Tree pruning and felling in the city
Tree pruning and felling in urban contexts are necessary practices to fix planting errors and diseases also due to stress and climate change. The Agroener project analyzes work times, costs, and technologies of 33 work sites in urban green areas
Over the last few years, society has become increasingly aware of the importance of urban greenery as a critical factor in increasing well-being and quality of life in cities. In terms of quality and quantity, the most crucial structural elements of urban green areas are trees, which provide many benefits and ecosystem services. Therefore, the proper management of the city's tree heritage is a fundamental aspect of the maintenance of this common good. Two are the most frequent and costly operations of tree management and care in the city: pruning and felling. Theoretically, the pruning of ornamental trees is never necessary, except in rare cases such as, for example, during the growing phase. However, it accounts for some of the most common practices for many other reasons. In fact, pruning is performed to improve the growth form, reduce structural problems, remove died or dangerous branches, manage pests and diseases, and reduce conflicts with infrastructures (buildings, electric cables, road signs, streetlamps, etc.). Therefore, many tree prunings are due to mistakes made during the tree's planting. The best pruning should be done by minimizing the amount of foliage removed to preserve the plant's photosynthetic apparatus, reducing operating costs and without making any inter-nodal cuts. Moreover, pruning is carried out on trees that are grown in compulsory forms (Ars topiaria and pollarding).
As for felling, in recent years, this operation has increased in frequency for several reasons. Urban trees, in fact, are subject to increasing biotic and abiotic stresses due to climate change (with the occurrence of extreme weather events such as violent storms and dry and hot summers). They are also subject to the increased frequency of the emergence of new pests and pathogens and mismanagement (especially at the level of road maintenance and underground structures). Moreover, felling is required when eradication is the necessary measure to enforce compulsory control of some diseases. In urban green areas, felling is usually carried out in a controlled manner. In other words, the tree is " dismantled," and its heavier parts are tied up so that they can reach the ground safely.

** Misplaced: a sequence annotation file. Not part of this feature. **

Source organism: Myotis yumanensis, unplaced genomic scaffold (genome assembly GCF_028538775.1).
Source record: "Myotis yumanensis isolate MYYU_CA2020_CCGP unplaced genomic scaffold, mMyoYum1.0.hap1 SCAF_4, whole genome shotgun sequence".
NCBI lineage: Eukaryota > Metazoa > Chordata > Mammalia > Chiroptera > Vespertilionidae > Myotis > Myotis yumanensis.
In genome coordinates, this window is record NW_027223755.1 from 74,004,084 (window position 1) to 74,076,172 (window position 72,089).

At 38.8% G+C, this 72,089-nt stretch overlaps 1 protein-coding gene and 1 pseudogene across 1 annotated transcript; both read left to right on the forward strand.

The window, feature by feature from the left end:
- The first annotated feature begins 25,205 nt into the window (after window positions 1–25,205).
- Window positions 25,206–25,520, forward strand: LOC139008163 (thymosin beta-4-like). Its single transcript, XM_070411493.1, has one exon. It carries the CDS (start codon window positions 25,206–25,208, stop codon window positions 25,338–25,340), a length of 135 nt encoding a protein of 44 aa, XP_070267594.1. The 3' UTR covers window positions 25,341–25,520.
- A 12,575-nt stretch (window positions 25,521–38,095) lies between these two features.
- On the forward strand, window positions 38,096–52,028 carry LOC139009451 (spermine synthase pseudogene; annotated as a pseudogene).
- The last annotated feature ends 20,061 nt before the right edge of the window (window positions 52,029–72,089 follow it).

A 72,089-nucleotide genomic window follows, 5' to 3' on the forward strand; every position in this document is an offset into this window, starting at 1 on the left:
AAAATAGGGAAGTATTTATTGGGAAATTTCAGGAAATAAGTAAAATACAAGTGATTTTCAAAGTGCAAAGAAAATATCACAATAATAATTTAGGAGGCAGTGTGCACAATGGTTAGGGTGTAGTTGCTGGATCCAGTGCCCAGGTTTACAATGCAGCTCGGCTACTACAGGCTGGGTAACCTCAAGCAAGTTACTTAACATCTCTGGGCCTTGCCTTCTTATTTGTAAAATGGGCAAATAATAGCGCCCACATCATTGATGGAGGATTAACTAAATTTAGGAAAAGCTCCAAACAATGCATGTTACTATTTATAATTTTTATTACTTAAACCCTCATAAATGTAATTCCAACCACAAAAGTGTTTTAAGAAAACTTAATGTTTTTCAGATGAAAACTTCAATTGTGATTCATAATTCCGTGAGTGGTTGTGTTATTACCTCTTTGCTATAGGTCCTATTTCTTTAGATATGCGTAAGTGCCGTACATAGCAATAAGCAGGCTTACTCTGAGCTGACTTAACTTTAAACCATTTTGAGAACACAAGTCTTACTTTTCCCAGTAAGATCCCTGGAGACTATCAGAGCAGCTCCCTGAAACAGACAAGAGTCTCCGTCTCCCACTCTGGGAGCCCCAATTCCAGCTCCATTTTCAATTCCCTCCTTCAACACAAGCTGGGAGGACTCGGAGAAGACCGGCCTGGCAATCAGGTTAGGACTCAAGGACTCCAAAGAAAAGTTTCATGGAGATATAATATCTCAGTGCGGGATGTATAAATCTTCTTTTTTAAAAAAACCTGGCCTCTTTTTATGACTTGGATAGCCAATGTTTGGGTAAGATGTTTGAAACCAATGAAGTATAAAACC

In order to reach the foliage, pruning and felling can be performed in two ways: using an aerial lift (AL) or accessing the crown with ropes, a method known as "tree-climbing", a set of techniques coming from mountaineering and speleology and that today have acquired their specific characterization. The choice of the technique to be used primarily depends on the site accessibility of the tree. Tree-climbing is preferable when targeted, and selective work on tree branches is required and where trees are located in places where machinery cannot enter. In urban environments, tree-climbing is often the only way to work on trees. This is partly because there are many sites where machinery can damage different elements laid on the ground (lawns, archaeological areas, sidewalks, etc.), or the pavement is not load-bearing and does not support the weight of the AL.
Study of pruning and felling sites
Within the Agroener1, project, thirty-three urban green sites have been studied so far (with a total of 152 hours of observation), analyzing the working time, the associated costs and equipment and materials used.